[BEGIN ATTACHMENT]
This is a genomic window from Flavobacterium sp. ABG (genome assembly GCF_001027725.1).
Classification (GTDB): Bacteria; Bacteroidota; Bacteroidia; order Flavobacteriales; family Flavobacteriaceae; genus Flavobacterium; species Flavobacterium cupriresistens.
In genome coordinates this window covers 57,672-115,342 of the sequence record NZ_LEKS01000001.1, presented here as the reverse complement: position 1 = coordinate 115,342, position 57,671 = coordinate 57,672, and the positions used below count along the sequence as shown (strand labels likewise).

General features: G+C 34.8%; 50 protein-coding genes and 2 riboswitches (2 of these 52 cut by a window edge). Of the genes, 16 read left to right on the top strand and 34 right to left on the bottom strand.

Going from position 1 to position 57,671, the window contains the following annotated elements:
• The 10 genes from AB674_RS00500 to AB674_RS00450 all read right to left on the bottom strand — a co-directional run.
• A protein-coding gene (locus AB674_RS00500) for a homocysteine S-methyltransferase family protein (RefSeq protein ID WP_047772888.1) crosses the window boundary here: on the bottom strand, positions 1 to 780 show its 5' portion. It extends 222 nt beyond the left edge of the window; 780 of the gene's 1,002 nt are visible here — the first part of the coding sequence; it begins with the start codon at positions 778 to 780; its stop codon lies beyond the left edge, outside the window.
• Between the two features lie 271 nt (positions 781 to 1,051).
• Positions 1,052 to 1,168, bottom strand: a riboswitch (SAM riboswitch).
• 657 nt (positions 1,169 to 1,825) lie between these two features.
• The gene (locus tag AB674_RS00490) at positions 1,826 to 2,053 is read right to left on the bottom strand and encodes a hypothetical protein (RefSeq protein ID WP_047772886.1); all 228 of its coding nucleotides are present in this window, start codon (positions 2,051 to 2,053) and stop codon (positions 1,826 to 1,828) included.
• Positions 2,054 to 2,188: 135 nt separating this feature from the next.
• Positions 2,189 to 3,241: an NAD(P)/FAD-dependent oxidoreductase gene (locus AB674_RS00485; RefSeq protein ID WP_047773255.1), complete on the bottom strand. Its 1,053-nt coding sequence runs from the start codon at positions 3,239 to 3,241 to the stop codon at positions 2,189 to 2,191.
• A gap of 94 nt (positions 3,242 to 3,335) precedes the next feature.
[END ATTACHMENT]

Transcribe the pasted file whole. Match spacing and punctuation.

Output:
This is a genomic window from Flavobacterium sp. ABG (genome assembly GCF_001027725.1).
Classification (GTDB): Bacteria; Bacteroidota; Bacteroidia; order Flavobacteriales; family Flavobacteriaceae; genus Flavobacterium; species Flavobacterium cupriresistens.
In genome coordinates this window covers 57,672-115,342 of the sequence record NZ_LEKS01000001.1, presented here as the reverse complement: position 1 = coordinate 115,342, position 57,671 = coordinate 57,672, and the positions used below count along the sequence as shown (strand labels likewise).

General features: G+C 34.8%; 50 protein-coding genes and 2 riboswitches (2 of these 52 cut by a window edge). Of the genes, 16 read left to right on the top strand and 34 right to left on the bottom strand.

Going from position 1 to position 57,671, the window contains the following annotated elements:
• The 10 genes from AB674_RS00500 to AB674_RS00450 all read right to left on the bottom strand — a co-directional run.
• A protein-coding gene (locus AB674_RS00500) for a homocysteine S-methyltransferase family protein (RefSeq protein ID WP_047772888.1) crosses the window boundary here: on the bottom strand, positions 1 to 780 show its 5' portion. It extends 222 nt beyond the left edge of the window; 780 of the gene's 1,002 nt are visible here — the first part of the coding sequence; it begins with the start codon at positions 778 to 780; its stop codon lies beyond the left edge, outside the window.
• Between the two features lie 271 nt (positions 781 to 1,051).
• Positions 1,052 to 1,168, bottom strand: a riboswitch (SAM riboswitch).
• 657 nt (positions 1,169 to 1,825) lie between these two features.
• The gene (locus tag AB674_RS00490) at positions 1,826 to 2,053 is read right to left on the bottom strand and encodes a hypothetical protein (RefSeq protein ID WP_047772886.1); all 228 of its coding nucleotides are present in this window, start codon (positions 2,051 to 2,053) and stop codon (positions 1,826 to 1,828) included.
• Positions 2,054 to 2,188: 135 nt separating this feature from the next.
• Positions 2,189 to 3,241: an NAD(P)/FAD-dependent oxidoreductase gene (locus AB674_RS00485; RefSeq protein ID WP_047773255.1), complete on the bottom strand. Its 1,053-nt coding sequence runs from the start codon at positions 3,239 to 3,241 to the stop codon at positions 2,189 to 2,191.
• A gap of 94 nt (positions 3,242 to 3,335) precedes the next feature.